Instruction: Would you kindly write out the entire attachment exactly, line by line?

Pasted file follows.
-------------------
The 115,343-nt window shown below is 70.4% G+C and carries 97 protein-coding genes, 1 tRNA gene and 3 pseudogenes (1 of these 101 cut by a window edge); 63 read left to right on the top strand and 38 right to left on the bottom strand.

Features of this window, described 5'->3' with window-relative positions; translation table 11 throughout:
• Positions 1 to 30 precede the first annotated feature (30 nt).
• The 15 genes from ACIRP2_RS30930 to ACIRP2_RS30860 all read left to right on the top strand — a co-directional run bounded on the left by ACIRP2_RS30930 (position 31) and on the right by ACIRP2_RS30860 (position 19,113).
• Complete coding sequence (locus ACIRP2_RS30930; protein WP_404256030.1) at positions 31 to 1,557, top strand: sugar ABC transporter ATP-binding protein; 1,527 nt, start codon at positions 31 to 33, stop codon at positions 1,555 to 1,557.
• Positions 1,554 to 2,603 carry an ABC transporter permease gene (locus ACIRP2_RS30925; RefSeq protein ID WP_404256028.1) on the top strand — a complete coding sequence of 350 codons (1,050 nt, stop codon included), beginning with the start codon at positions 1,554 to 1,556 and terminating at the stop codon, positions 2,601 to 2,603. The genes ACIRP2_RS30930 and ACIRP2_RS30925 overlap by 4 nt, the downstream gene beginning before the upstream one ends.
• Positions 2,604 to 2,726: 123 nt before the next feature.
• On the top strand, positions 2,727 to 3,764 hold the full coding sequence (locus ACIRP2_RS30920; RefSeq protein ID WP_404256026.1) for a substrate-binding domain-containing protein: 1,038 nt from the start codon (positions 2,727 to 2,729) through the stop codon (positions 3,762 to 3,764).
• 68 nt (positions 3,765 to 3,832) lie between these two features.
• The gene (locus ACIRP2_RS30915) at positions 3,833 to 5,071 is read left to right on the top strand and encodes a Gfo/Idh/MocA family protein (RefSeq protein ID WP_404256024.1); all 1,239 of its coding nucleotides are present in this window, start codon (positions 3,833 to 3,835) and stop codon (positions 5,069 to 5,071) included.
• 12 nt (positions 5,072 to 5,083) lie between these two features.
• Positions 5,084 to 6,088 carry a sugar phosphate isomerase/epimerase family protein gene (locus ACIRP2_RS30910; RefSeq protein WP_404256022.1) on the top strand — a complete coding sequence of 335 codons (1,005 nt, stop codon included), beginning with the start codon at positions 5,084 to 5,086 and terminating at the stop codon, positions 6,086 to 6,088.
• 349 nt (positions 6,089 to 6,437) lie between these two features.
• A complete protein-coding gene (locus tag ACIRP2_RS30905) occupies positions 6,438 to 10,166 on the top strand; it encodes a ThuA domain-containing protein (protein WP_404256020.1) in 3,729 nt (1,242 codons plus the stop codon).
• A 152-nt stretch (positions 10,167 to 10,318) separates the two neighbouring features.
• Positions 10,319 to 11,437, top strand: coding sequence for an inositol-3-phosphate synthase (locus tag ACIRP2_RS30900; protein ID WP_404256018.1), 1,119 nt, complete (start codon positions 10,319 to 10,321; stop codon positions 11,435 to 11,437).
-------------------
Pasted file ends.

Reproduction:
The 115,343-nt window shown below is 70.4% G+C and carries 97 protein-coding genes, 1 tRNA gene and 3 pseudogenes (1 of these 101 cut by a window edge); 63 read left to right on the top strand and 38 right to left on the bottom strand.

Features of this window, described 5'->3' with window-relative positions; translation table 11 throughout:
• Positions 1 to 30 precede the first annotated feature (30 nt).
• The 15 genes from ACIRP2_RS30930 to ACIRP2_RS30860 all read left to right on the top strand — a co-directional run bounded on the left by ACIRP2_RS30930 (position 31) and on the right by ACIRP2_RS30860 (position 19,113).
• Complete coding sequence (locus ACIRP2_RS30930; protein WP_404256030.1) at positions 31 to 1,557, top strand: sugar ABC transporter ATP-binding protein; 1,527 nt, start codon at positions 31 to 33, stop codon at positions 1,555 to 1,557.
• Positions 1,554 to 2,603 carry an ABC transporter permease gene (locus ACIRP2_RS30925; RefSeq protein ID WP_404256028.1) on the top strand — a complete coding sequence of 350 codons (1,050 nt, stop codon included), beginning with the start codon at positions 1,554 to 1,556 and terminating at the stop codon, positions 2,601 to 2,603. The genes ACIRP2_RS30930 and ACIRP2_RS30925 overlap by 4 nt, the downstream gene beginning before the upstream one ends.
• Positions 2,604 to 2,726: 123 nt before the next feature.
• On the top strand, positions 2,727 to 3,764 hold the full coding sequence (locus ACIRP2_RS30920; RefSeq protein ID WP_404256026.1) for a substrate-binding domain-containing protein: 1,038 nt from the start codon (positions 2,727 to 2,729) through the stop codon (positions 3,762 to 3,764).
• 68 nt (positions 3,765 to 3,832) lie between these two features.
• The gene (locus ACIRP2_RS30915) at positions 3,833 to 5,071 is read left to right on the top strand and encodes a Gfo/Idh/MocA family protein (RefSeq protein ID WP_404256024.1); all 1,239 of its coding nucleotides are present in this window, start codon (positions 3,833 to 3,835) and stop codon (positions 5,069 to 5,071) included.
• 12 nt (positions 5,072 to 5,083) lie between these two features.
• Positions 5,084 to 6,088 carry a sugar phosphate isomerase/epimerase family protein gene (locus ACIRP2_RS30910; RefSeq protein WP_404256022.1) on the top strand — a complete coding sequence of 335 codons (1,005 nt, stop codon included), beginning with the start codon at positions 5,084 to 5,086 and terminating at the stop codon, positions 6,086 to 6,088.
• 349 nt (positions 6,089 to 6,437) lie between these two features.
• A complete protein-coding gene (locus tag ACIRP2_RS30905) occupies positions 6,438 to 10,166 on the top strand; it encodes a ThuA domain-containing protein (protein WP_404256020.1) in 3,729 nt (1,242 codons plus the stop codon).
• A 152-nt stretch (positions 10,167 to 10,318) separates the two neighbouring features.
• Positions 10,319 to 11,437, top strand: coding sequence for an inositol-3-phosphate synthase (locus tag ACIRP2_RS30900; protein ID WP_404256018.1), 1,119 nt, complete (start codon positions 10,319 to 10,321; stop codon positions 11,435 to 11,437).